Review of the recent advances of 2D nanomaterials in Lit-ion batteries March 15th, 2019

Converting biomass by applying mechanical force Nanoscientists discover new mechanism to cleave cellulose effectively and in an environmentally friendly way March 15th, 2019

Quantum sensing method measures minuscule magnetic fields: MIT researchers find a new way to make nanoscale measurements of fields in more than one dimension March 15th, 2019

Announcements

New method to reduce uranium concentration in contaminated water March 18th, 2019

Review of the recent advances of 2D nanomaterials in Lit-ion batteries March 15th, 2019

Converting biomass by applying mechanical force Nanoscientists discover new mechanism to cleave cellulose effectively and in an environmentally friendly way March 15th, 2019

Exotic “second sound” phenomenon observed in pencil lead: At relatively balmy temperatures, heat behaves like sound when moving through graphite, study reports March 15th, 2019

Environment

Defects help nanomaterial soak up more pollutant in less time: Rice U. researchers find new way to remove PFOS from industrial wastewater March 13th, 2019

Oxford Instruments and partners launch EU Horizon 2020 project ULISSES: Air sensors for everyone, everywhere March 7th, 2019

Rice U. lab adds porous envelope to aluminum plasmonics: Scientists marry gas-trapping framework to light-powered nanocatalysts February 10th, 2019

Platinum forms nano-bubbles: Technologically important noble metal oxidises more readily than expected January 28th, 2019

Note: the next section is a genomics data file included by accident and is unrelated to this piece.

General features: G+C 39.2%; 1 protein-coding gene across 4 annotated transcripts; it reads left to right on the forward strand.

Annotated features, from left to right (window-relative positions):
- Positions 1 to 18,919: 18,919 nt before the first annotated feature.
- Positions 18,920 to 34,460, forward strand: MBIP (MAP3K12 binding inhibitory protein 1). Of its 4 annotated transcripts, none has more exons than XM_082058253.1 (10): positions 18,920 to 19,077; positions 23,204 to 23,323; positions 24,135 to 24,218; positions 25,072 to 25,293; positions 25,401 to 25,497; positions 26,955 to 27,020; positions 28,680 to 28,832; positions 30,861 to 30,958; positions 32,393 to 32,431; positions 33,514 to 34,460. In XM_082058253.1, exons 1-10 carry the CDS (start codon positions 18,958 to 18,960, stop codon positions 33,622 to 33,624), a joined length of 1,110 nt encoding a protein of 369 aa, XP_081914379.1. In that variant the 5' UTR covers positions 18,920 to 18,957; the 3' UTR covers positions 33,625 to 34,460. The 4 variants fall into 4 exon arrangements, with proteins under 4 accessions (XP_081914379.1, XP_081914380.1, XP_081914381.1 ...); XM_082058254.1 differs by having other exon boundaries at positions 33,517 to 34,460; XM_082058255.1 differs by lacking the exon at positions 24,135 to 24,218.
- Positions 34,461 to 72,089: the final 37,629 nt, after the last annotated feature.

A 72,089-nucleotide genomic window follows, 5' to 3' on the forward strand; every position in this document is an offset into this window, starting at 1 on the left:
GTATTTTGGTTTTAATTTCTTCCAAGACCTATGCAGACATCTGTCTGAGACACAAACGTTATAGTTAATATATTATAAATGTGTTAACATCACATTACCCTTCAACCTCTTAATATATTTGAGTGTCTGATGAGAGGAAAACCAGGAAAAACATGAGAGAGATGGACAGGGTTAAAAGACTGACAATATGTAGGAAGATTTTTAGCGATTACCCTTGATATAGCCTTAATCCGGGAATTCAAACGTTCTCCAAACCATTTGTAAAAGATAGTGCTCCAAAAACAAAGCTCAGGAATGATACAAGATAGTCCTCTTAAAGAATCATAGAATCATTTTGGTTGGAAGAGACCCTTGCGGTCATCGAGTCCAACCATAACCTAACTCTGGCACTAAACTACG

Solar/Photovoltaic

Layering titanium oxide's different mineral forms for better solar cells: Kanazawa University-led researchers layer two different mineral forms of titanium oxide to improve electron flow at the negative electrode for better metal halide perovskite-type solar cells March 2nd, 2019

High-speed surveillance in solar cells catches recombination red-handed: Researchers at Osaka University introduce a new time-resolved microscopy method that allows them to monitor the trajectories of fast-moving charged particles at unprecedented rates February 21st, 2019

Exotic spiraling electrons discovered by physicists: Rutgers-led research could lead to advances in lighting and solar cells February 18th, 2019

Self-assembling nanomaterial offers pathway to more efficient, affordable harnessing of solar power: The new materials produce a singlet fission reaction that creates more and extends the life of harvestable electronic charges January 24th, 2019

NanoNews-Digest
The latest news from around the world, FREE



  Premium Products
NanoNews-Custom
Only the news you want to read!
 Learn More
NanoStrategies
Full-service, expert consulting
 Learn More











ASP
Nanotechnology Now Featured Books




NNN

The Hunger Project